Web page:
The word "tipi" comes from the Lakota Sioux language. It consists of two parts: thí, meaning "to dwell," and pi, meaning "they dwell." Combined, thípi means house.
|Tipis painted by George Catlin, who visited several tribes|
including the Kiowa in the 1830s
Ever wonder who invented the tipi, (also teepee, tepee)? Was it the Native American tribes of the
According to the late James H. Creighton, a tipi lover and historian, “The conical home is as old as man and has multiple origins worldwide.” And, “Today, the nomadic Laplanders still use reindeer-hide lodges very similar to the Plains tipi, as do indigenous tribal groups across Siberia and into
. In ancient Mongolia Europe, I am sure that the tipi-style lodge was also used both as temporary hunting lodges as well as permanent homes.”
Creighton’s reference to tipis used in Siberia suggests, to me at least, that the structure was likely brought to North America across the Bering Land Bridge millennia ago by Old Worlders migrating to the
New World. It’s not hard to imagine how such ancient tipis could evolve into the classic ones used by the Great Plains tribes.
|Lakota Sioux tipi 1891; notice little girl|
and puppy seated out front
The tipi was remarkably durable and comfortable. It provided warmth in winter, when an inner liner was often added; it kept the dwellers dry during heavy rains, and cool during the heat of summer, when the bottom could be rolled up to allow ventilation. Adjustable flaps at the top let smoke escape, allowing a fire to be built in the center of the lodge. Best of all, the tipi was portable, a necessity for nomadic people. It could be broken down quickly and formed into a travois by lashing the poles to the sides of a horse and spreading the hide cover over the poles, providing a place to pile a family’s belongings. The whole process could be reversed just as quickly when they settled in a new area.
|Crow lodge interior 1907; poles & outer skin at top,|
inner lining and bedding below; clothing hanging
on line strung between two tipi poles
Fine, but how on earth did a pair of women (it was women’s work) manage to erect pole supports that might be three times their height, lash them together at the top and spread the semi-circular hide or cloth cover around the poles – without a ladder? Sounds impossible, doesn’t it? But it wasn’t for people who used their brains as well as their strength to survive.
In an article titled “Tipi Technology” (at http://tinyurl/cq49bkd) I found a fascinating description of how a tipi was erected by the Blackfoot people:
“In demonstrating the Blackfoot solution, Long Standing Bear Chief used a rope about 40-50 feet long to tie the ends of the original four bundled poles together. He wound the excess rope into a coil. After "walking" the poles upright by hoisting the tied ends over his head and working his way down, he opened the bundle and spread the supports. He added more poles by propping them against the apex of the basic pyramidal structure. He then unwound the rope coil and walked around the tipi, whipping the rope up and tightening it to tie the outside poles into the rest of the tipi. The final touch was lifting the canvas, rolled onto one last pole, and unfurling it around the tipi to yield a round roomy living space.”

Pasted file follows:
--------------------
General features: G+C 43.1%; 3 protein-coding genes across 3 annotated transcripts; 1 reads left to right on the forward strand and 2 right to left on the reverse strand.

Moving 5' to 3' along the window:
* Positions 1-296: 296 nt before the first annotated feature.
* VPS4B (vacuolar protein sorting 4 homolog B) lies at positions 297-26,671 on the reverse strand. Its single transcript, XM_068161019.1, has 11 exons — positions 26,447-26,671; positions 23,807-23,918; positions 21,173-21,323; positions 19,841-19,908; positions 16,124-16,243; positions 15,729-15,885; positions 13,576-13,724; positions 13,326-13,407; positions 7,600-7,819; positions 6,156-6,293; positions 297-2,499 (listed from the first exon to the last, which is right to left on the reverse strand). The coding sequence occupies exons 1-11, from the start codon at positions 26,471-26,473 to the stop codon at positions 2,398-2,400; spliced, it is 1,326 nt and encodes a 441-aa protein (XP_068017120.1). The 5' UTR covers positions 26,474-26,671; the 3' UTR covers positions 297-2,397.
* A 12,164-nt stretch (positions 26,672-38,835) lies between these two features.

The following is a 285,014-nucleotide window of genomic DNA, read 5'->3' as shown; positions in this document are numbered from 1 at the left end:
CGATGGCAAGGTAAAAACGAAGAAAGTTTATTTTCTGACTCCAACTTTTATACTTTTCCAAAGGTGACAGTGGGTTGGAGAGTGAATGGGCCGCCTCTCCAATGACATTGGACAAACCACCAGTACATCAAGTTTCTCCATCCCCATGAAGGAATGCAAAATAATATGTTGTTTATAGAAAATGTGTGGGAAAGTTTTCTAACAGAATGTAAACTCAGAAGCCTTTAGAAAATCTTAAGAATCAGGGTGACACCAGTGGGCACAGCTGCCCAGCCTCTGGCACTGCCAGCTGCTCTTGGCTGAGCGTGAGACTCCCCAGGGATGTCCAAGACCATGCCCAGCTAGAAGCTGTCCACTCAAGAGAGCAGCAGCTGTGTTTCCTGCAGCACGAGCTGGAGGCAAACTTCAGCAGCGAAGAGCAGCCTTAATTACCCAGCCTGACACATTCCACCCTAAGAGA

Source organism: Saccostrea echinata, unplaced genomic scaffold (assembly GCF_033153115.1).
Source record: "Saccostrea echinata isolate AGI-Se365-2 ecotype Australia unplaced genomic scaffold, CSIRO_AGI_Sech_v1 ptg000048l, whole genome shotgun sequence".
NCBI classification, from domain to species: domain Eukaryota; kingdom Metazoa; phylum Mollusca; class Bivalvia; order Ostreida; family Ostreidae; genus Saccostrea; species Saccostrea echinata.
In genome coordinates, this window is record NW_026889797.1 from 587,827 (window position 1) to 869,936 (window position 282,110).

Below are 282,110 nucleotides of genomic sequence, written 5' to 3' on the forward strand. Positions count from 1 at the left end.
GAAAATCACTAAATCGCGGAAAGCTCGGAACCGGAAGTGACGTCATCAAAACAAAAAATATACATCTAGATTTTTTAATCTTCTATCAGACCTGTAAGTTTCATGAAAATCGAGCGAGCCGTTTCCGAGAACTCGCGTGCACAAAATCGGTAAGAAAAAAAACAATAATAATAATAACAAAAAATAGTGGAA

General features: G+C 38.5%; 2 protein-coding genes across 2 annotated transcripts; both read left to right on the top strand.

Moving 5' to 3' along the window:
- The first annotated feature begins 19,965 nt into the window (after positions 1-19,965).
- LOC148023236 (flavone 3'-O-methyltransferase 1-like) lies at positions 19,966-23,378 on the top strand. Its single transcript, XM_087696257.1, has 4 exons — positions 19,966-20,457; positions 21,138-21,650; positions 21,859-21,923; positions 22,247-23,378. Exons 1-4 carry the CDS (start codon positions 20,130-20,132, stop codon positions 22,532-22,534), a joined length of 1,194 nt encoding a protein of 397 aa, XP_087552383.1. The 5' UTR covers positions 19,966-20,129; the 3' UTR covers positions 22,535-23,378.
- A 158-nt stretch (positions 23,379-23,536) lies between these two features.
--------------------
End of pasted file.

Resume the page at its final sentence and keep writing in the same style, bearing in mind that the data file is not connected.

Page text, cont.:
Pretty ingenious! Now I’d like to share a short excerpt from Dearest Druid. To set the scene, Jack and Rose are just arriving in his mother’s Kiowa village. Keep in mind this is after the tribe was confined on the Kiowa-Comanche-Apache Reservation in the
Indian Territory. Adjusting to a new way of life was not easy for them.
“The Army frowns on large camps. They’re afraid the warriors, what’s left of ’em, might plot trouble.” Jack pointed into the distance. “You can’t see ’em from here, but there are more camps farther along Rainy Mountain Creek.” He crooked his thumb toward the lone hill. “That’s
. For the Kiowa, it’s kind of a signpost or a guardian, you might say.” Rainy Mountain
Rose thought the mountain and the peaceful setting quite lovely. Viewed up close, though, the village lost much of its charm. The hide tipis were patched and shabby looking, their painted designs faded. Several women, wearing a variety of animal skin and cloth costumes, worked at campfires, evidently preparing supper, while the men sat cross-legged outside their shelters, talking or simply staring at nothing. A few small children, both boys and girls, ran back and forth, kicking around a beat up cloth ball. Two older boys stood watching the game, while here and there an adolescent girl worked beside the women. All of them, except the youngest, had a dispirited air about them, Rose noted.
As she and Jack rode in, several mangy, underfed dogs set up a racket, barking and circling their horses. Everyone in the camp turned to stare. Jack raised his hand in greeting, drawing stilted nods from some of the men. One of the little boys who’d been playing ball shrieked, “Jack!” and came running as they dismounted. The child hurled himself at Jack’s legs, shrilling something in Kiowa.
“Whoa there,” Jack said. Chuckling, he scooped up the boy and returned his fervent hug. He rattled off what sounded like a question, and the boy gave a high-pitched reply, pointing toward the creek. Turning to Rose, Jack explained, “This is Tsoia’s son, Tsahle-ee. He says his pa is hunting for supper.”
Rose smiled brightly at the little boy. “Hello.” She didn’t try to pronounce his name, fearing she’d mangle it. He gave her a shy grin, revealing two missing baby teeth, and hid his face against Jack’s shoulder.
By now, the adults had gathered around. They began speaking and gesturing at Rose, no doubt asking who she was and what she was doing here, making her uncomfortable and causing her to clutch her cross.
Photos were obtained from Wikipedia Commons and are copyright free.
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